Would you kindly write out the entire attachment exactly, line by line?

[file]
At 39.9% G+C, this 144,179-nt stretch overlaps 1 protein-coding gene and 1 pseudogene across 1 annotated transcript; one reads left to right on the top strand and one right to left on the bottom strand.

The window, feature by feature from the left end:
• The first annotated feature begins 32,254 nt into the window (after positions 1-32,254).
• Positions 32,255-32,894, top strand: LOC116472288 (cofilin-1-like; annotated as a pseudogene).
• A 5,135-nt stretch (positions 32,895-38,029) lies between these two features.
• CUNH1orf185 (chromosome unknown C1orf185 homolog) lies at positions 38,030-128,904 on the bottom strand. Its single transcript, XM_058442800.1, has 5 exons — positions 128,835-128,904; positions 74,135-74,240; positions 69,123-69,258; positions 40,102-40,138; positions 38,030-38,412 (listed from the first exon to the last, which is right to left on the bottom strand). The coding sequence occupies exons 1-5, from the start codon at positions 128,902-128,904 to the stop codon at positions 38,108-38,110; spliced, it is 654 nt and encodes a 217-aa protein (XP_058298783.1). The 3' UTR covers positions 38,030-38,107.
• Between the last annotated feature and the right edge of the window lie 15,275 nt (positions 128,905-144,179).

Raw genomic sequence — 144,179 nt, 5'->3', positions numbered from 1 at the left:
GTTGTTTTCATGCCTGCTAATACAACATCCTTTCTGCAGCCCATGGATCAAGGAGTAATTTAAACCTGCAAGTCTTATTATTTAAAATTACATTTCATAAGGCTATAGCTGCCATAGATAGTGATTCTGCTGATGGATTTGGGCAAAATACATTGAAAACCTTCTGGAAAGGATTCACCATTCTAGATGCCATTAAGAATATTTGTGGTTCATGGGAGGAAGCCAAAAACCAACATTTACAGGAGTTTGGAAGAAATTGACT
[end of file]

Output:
At 39.9% G+C, this 144,179-nt stretch overlaps 1 protein-coding gene and 1 pseudogene across 1 annotated transcript; one reads left to right on the top strand and one right to left on the bottom strand.

The window, feature by feature from the left end:
• The first annotated feature begins 32,254 nt into the window (after positions 1-32,254).
• Positions 32,255-32,894, top strand: LOC116472288 (cofilin-1-like; annotated as a pseudogene).
• A 5,135-nt stretch (positions 32,895-38,029) lies between these two features.
• CUNH1orf185 (chromosome unknown C1orf185 homolog) lies at positions 38,030-128,904 on the bottom strand. Its single transcript, XM_058442800.1, has 5 exons — positions 128,835-128,904; positions 74,135-74,240; positions 69,123-69,258; positions 40,102-40,138; positions 38,030-38,412 (listed from the first exon to the last, which is right to left on the bottom strand). The coding sequence occupies exons 1-5, from the start codon at positions 128,902-128,904 to the stop codon at positions 38,108-38,110; spliced, it is 654 nt and encodes a 217-aa protein (XP_058298783.1). The 3' UTR covers positions 38,030-38,107.
• Between the last annotated feature and the right edge of the window lie 15,275 nt (positions 128,905-144,179).

Raw genomic sequence — 144,179 nt, 5'->3', positions numbered from 1 at the left:
GTTGTTTTCATGCCTGCTAATACAACATCCTTTCTGCAGCCCATGGATCAAGGAGTAATTTAAACCTGCAAGTCTTATTATTTAAAATTACATTTCATAAGGCTATAGCTGCCATAGATAGTGATTCTGCTGATGGATTTGGGCAAAATACATTGAAAACCTTCTGGAAAGGATTCACCATTCTAGATGCCATTAAGAATATTTGTGGTTCATGGGAGGAAGCCAAAAACCAACATTTACAGGAGTTTGGAAGAAATTGACT